— it is still Rowl­ing, far away in her yel­low-brick Ed­in­burgh man­sion, who re­mains grand dame of all things Pot­ter. She gets to vet those souls brazen enough to try to turn her magic into the movie kind. “Yes, I went up to Ed­in­burgh,” says Yates. “She made me lunch. It was lovely. She’s been re­ally, re­ally help­ful with the script.”

The Or­der Of The Phoenix has pre­sented the tough­est chal­lenge yet. A hefty 870 pages, it is the long­est novel in the se­ries. Yet, from Yates’ point of view, this proved an eas­ier propo­si­tion than the mass of ma­te­rial might sug­gest.

“In­ter­est­ingly enough it dis­tils quite eas­ily,” he says. “As ever these books are quite episodic, so we’ve tried to take that out and con­cen­trate on a three-act emo­tional arc for Harry.” Devo­tees may prickle, but sub­plots had to be jet­ti­soned. Ron’s turn as a Quid­ditch hero is out; Dobby the house-elf still out; Neville’s par­ents in the mag­i­cal men­tal hospi­tal, cut. All sev­ered with Rowl­ing’s ap­proval.

“Jo keeps the films and books very sep­a­rate,” says Hey­man. “I’m the one call­ing her up, mak­ing sure we don’t do any­thing that will mess with her fic­tion. She re­ally wants the films to be as good as they could be. We needed to vi­su­alise Sir­ius Black’s fam­ily tree, so we told Jo. And she said, ‘I un­der­stand.’ Fif­teen min­utes later a fax came though with the en­tire Black fam­ily tree which had the fam­ily crest, their motto, with eight gen­er­a­tions of Blacks with all their names. Her world is em­bed­ded in her.”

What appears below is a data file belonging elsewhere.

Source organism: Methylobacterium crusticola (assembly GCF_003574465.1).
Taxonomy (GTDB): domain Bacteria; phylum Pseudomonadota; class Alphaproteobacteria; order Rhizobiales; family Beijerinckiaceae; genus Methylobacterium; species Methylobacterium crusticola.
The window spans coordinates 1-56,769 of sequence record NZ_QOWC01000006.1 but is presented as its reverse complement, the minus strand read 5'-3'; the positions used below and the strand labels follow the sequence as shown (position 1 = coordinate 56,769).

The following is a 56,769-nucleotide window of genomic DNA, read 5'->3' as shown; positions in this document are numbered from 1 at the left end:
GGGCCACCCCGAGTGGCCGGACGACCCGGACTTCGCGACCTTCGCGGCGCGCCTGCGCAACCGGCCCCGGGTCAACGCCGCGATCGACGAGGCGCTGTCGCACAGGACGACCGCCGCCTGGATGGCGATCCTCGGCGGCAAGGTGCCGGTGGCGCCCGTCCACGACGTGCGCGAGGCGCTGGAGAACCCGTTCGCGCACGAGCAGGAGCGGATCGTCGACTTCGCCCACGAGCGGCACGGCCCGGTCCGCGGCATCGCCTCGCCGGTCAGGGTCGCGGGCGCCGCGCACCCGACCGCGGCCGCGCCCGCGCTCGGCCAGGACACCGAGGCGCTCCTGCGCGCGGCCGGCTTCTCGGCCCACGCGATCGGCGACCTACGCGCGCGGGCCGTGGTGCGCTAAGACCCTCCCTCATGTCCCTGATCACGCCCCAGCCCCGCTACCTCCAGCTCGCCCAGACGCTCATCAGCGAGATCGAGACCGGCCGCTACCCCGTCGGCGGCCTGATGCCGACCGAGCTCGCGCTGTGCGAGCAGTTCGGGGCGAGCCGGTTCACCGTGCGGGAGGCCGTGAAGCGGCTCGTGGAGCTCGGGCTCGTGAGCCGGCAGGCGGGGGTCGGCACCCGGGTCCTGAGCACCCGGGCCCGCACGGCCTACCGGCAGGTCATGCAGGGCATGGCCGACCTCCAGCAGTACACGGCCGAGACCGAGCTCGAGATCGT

In­deed, while they’ve been dal­ly­ing with wall mounts, she’s been busy con­clud­ing the saga with Harry Pot­ter And The Deathly Hal­lows, due on 21 July. Around its ar­rival hangs the very ques­tion of Harry’s sur­vival... Will Rowl­ing ac­tu­ally kill off her in­trepid su­per­star? She hasn’t ex­actly been queasy about knock­ing off piv­otal char­ac­ters — look out for the first ma­jor sac­ri­fice for Harry’s cause in this film. It is worth con­sid­er­ing that read­ing the fi­nal book (out a mere eight days af­ter the new movie) may cast a strange shadow over your view­ing ex­pe­ri­ence of num­ber five.

“I’ve no idea what hap­pens,” says Rad­cliffe. “A lot of peo­ple as­sume I do. I love play­ing games with peo­ple. One day, when J.K. Rowl­ing came to visit the set, I made out she had told me the end­ing. All these ex­tras be­lieved me. The only per­son who knows some­thing about what will hap­pen to their char­ac­ter in book seven is Alan Rick­man.”